Amy Sherlock and Judith Tannenbaum on Betty Woodman
Join us at 7 PM on Thursday, December 8 at SculptureCenter for Amy Sherlock and Judith Tannenbaum on Betty Woodman, a conversation discussing the artist’s life and work during the 1990s, a crucial period in her career. Woodman (1930–2018) is recognized not only as one of the most important artists to work in ceramics—and one of those most responsible for its inclusion in contemporary art historical discourse—but also as an iconoclastic figure whose advances in several mediums made her a major voice in postwar American art. She transformed the functional history of clay into a point of departure, engaging in bold formal experiments in which she acknowledged the central role of the vessel even as she deconstructed, reassembled, and expanded upon it.
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Gesture Drawing Class at Poster House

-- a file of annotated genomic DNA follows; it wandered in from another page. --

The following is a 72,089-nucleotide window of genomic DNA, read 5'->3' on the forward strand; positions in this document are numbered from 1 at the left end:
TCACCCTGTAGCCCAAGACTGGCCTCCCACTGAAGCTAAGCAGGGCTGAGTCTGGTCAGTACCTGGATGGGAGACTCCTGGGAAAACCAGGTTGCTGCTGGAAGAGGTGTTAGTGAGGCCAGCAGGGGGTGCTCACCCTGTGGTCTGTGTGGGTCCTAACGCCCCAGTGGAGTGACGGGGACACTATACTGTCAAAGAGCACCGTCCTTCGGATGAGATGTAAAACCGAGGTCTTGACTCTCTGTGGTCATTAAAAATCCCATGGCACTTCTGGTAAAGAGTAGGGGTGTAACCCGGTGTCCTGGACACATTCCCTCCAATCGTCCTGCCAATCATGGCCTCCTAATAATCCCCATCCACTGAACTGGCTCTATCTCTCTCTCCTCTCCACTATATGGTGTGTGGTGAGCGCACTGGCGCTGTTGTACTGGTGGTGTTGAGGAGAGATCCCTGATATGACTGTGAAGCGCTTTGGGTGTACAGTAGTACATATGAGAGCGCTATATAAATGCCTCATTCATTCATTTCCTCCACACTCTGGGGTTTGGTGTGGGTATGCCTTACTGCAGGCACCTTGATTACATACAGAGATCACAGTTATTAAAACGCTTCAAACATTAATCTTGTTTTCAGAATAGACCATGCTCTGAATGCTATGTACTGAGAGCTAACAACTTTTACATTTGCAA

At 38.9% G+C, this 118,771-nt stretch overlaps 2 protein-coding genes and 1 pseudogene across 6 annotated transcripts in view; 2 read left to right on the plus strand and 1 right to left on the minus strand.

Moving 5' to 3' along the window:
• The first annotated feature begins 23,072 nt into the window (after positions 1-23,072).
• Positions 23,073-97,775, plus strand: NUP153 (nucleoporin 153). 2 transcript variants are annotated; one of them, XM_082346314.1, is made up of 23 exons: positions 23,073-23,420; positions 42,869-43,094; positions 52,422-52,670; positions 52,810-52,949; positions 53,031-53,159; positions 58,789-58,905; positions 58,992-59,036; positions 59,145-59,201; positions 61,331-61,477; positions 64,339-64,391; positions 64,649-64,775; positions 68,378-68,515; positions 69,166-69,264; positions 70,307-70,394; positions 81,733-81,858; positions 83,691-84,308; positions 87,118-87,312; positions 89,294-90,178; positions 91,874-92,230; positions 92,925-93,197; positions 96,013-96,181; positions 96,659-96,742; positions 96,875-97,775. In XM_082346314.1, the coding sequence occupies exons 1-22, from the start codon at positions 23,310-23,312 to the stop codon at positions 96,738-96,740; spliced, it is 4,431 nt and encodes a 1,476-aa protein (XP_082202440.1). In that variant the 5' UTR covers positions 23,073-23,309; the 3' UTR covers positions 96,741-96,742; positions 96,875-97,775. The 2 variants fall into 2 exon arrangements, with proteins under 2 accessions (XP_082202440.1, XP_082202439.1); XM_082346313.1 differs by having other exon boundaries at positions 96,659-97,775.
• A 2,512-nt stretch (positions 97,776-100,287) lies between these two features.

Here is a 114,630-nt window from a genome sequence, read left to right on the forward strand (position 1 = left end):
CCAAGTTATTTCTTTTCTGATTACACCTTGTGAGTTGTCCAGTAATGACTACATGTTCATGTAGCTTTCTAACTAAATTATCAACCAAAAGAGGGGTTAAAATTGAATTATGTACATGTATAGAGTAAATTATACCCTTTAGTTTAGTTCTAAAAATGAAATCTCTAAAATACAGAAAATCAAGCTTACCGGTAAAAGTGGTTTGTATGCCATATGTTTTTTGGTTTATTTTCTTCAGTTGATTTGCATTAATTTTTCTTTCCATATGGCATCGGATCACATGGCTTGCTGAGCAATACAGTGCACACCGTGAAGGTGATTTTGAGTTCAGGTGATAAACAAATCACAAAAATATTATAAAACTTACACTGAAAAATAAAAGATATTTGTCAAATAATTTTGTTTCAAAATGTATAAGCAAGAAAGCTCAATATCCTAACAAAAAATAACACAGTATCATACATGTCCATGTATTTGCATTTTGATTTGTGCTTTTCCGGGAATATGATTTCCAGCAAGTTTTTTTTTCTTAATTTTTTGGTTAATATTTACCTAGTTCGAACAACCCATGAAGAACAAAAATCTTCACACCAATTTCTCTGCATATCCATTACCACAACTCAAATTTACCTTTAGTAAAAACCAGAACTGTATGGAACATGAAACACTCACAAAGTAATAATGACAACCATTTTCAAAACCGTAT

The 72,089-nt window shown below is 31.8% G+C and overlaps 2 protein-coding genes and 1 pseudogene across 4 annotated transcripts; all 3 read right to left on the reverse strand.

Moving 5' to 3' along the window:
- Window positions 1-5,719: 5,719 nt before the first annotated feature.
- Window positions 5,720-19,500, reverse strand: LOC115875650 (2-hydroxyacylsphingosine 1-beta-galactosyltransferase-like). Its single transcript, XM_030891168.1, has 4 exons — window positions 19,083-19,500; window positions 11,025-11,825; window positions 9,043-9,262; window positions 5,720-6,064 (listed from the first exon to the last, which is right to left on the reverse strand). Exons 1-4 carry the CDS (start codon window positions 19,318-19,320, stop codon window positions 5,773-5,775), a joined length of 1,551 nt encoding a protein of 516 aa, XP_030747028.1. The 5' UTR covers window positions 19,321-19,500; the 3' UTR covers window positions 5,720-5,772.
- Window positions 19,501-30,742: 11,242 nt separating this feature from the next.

Gesture drawing is a technique that aims to capture fluidity and motion, infusing illustrations with a greater sense of life and vitality. In this class, instructor and illustrator Robin Mork will sha...
Watson Adventures’ Whodunit at the Met Scavenger Hunt at Metropolitan Museum of Art
Join Watson Adventures on a unique murder mystery scavenger hunt! A killer is on the loose at the Metropolitan Museum of Art, and it’s up to you to stop him! The killer has created a scavenger hunt th...
Winter Blast: A Day of Indigenous Games at National Museum of the American Indian
Warm up on a cold winter’s day playing Native games from across the Western Hemisphere. Try your hand at Inuit yo-yo, ring and pin, Hawaiian chess, hoop throwing, and more. Image courtesy of Jeremy...